To you, setting deleting a letter as the default behavior doesn't seem to be a good design. To others, setting deleting a letter as the default behavior does seems to be a good design.

  • 4
    I agree but this isn't really an answer. The asker is assuming that most people are in the first group; you're assuming that most people are in the second group; these are both assumptions of the form "most people are like me." Anyway, there's not much point in trying to improve this answer as the question is off-topic and will probably be closed fairly soon. Commented Apr 16, 2016 at 1:18
  • His assumption has nothing to do with himself. And he is correct. Your generalisation is the problem, not his.
    – Confused
    Commented Apr 16, 2016 at 9:47

There are many UX concerns, but primarily its taken from the typewriter times:

Backspace is the keyboard key that originally pushed the typewriter carriage one position backwards.


A bit of technical background

Now, what the key actually does isn't deleting the last letter, but it's sending a keystroke, like every other keypress does. In this case it's 0x08 or \b, which is basically a special character like space. What you actually have in your Word document could be Helli\bo Wkr\b\borld; but most editors will simply interpret \b like typewriters: Put your curser back a letter. Most will delete the last character instantly (no need to store this), but some versions of vi for example will keep the letters until you exit insert mode.

Yeah, that's nice and cool, but why doesn't it delete a word?

Simple: Because typewriters could not. Modern programs can analyze your past text and search for the next non-alphanumeric character, but when typing started, you basically just moved stamps which happen to had letters on them. They could only move back on position at a time, because this is easy to do mechanically and at the beginning, it was even technically not that easy. Some programs even remained in this age; try ctrl+backspace in windows explorer.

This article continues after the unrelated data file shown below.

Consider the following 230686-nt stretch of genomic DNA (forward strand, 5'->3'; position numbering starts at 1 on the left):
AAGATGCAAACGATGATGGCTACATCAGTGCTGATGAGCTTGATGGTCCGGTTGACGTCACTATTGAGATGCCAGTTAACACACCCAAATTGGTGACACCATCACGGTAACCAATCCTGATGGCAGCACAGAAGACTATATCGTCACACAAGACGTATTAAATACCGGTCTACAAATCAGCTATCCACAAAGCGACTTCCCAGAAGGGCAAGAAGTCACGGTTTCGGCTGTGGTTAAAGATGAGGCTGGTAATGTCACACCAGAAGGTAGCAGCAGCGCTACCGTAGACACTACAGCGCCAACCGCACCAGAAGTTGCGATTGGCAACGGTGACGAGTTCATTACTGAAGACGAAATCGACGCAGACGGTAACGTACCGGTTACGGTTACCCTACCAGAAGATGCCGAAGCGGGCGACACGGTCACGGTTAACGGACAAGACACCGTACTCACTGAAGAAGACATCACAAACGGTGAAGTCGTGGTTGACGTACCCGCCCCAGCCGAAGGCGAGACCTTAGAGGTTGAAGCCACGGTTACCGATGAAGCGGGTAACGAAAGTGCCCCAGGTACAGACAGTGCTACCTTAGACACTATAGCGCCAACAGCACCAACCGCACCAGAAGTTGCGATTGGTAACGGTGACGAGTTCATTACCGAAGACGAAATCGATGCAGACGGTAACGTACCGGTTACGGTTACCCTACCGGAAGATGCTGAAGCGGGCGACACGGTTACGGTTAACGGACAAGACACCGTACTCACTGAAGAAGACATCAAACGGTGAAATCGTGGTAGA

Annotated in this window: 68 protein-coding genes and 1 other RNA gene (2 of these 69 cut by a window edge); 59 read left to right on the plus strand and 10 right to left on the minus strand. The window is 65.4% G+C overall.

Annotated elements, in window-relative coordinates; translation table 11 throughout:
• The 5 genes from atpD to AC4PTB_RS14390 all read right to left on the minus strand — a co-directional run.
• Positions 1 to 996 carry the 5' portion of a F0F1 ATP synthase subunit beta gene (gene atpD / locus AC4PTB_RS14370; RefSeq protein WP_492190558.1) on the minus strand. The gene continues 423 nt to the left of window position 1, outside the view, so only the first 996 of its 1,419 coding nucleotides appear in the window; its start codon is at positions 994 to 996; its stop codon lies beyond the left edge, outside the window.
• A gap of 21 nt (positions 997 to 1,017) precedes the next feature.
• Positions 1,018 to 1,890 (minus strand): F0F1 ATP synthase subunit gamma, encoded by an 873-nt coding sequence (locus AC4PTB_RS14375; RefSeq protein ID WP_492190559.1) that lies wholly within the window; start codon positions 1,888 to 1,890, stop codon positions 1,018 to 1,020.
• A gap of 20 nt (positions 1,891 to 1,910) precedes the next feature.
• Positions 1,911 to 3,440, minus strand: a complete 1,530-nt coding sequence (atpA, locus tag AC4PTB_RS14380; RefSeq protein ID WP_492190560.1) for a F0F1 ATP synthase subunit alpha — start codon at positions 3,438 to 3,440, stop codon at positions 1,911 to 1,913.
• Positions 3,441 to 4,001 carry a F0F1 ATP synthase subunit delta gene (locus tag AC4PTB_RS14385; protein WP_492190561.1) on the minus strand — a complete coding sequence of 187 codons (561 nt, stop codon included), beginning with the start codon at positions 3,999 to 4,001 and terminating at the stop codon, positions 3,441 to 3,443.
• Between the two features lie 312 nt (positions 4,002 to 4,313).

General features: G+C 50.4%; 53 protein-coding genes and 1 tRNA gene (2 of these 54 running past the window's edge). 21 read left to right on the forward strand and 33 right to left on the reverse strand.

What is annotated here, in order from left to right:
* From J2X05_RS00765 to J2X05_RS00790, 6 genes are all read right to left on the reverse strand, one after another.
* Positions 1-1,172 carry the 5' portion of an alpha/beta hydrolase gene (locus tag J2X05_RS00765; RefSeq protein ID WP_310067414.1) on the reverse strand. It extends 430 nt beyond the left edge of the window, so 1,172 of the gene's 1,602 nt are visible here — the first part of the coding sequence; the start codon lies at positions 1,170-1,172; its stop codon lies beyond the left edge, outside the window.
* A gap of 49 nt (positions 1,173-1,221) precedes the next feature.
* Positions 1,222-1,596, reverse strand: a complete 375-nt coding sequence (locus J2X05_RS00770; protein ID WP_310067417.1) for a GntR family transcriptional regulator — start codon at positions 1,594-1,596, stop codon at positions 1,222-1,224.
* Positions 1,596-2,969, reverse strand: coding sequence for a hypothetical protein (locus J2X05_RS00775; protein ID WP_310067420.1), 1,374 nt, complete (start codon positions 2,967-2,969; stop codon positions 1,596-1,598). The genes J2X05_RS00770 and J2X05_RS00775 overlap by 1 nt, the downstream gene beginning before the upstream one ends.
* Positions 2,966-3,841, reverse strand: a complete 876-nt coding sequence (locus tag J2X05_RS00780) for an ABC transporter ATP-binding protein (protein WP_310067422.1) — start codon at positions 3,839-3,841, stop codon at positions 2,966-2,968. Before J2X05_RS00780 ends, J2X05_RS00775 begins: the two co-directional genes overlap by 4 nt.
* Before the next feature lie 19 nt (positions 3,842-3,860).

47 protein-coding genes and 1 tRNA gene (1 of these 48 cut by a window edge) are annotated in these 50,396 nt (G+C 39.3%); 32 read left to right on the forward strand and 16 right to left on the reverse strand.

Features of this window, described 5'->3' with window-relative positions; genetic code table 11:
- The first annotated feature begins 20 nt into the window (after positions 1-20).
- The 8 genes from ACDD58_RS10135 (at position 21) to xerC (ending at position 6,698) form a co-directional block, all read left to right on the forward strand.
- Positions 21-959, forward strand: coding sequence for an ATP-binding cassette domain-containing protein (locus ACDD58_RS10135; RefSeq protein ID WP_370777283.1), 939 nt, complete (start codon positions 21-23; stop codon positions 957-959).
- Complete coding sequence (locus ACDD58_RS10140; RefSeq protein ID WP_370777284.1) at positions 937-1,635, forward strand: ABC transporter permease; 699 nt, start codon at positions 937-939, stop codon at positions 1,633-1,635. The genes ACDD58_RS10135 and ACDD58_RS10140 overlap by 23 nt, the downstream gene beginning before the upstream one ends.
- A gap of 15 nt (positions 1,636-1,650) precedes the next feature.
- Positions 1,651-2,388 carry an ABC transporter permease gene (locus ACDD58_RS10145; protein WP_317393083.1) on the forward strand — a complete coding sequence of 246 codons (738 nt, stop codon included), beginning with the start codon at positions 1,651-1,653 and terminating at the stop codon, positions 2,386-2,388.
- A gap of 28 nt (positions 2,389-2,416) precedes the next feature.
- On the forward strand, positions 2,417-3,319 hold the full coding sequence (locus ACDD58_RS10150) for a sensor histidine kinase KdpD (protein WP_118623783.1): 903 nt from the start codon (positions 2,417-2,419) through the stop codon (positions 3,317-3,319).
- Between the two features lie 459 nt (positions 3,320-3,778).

The reason we kept it is because of backwards compatibility.

Typewriters coexisted with PCs for some time and you wanted those people to switch with easy. Also, accidentally deleting most of your text because a typo three chars ago is not that nice. The final point is that there are still a lot of people out there typing with two fingers and those surely do not want to retype whole words.


It's bad UX for many people and it was always this wayTM. Look at your scary keyboard layout. It's here to stay ;)


Backspace deletes one letter at a time because you input one letter at a time.

It is counter intuitive if you would delete a bigger unit by default, than the smallest one you can enter.

There is also a level of ambiguity in deleting a whole word. What is a word? Is it a set of characters, separated by a space or by any punctuation? If I program and enter i+++ but I meant to enter i++, does a backspace delete just a single plus, multiple pluses, or everything?

By the same token, a computer is a general computing device capable of manipulating languages with different syntaxes. A word in one language may not be a word in another and vice versa. What they all have in common, however, is that they all write a word by a keystroke at a time so the most logical deletion would be that same keystroke at a time since it is the common denominator between all languages and the smallest unit of entry.

  • The last to paragraphs are kinda disproven by the existence of ctrl+backspace.
    – Sebb
    Commented Apr 16, 2016 at 16:52
  • @Sebb Not really because cltr+backspace is a custom action that is tailored for each application and plain backspace is the same everywhere. For example: take wordpad and sublime handling of "a_string_with_underscores". Ctrl+Backspace will delete the whole phrase in sublime, but worpad only deletes up to the first underscore. Now imagine if this was the action done by Backspace without modifiers. You would go insane. Some applications don't even provide Ctrl+Backspace handling (e.g. notepad, Command Prompt and others)
    – Rado
    Commented Apr 18, 2016 at 17:18

Why does Backspace on a computer also delete a character? Note that computers implement Backspace as a Left cursor and a Delete. It does not insert a Space. (It depends on the editor.) Computers do not generally allow over-strike as seen on a typewriter. Backspace on a typewriter is just a Left cursor.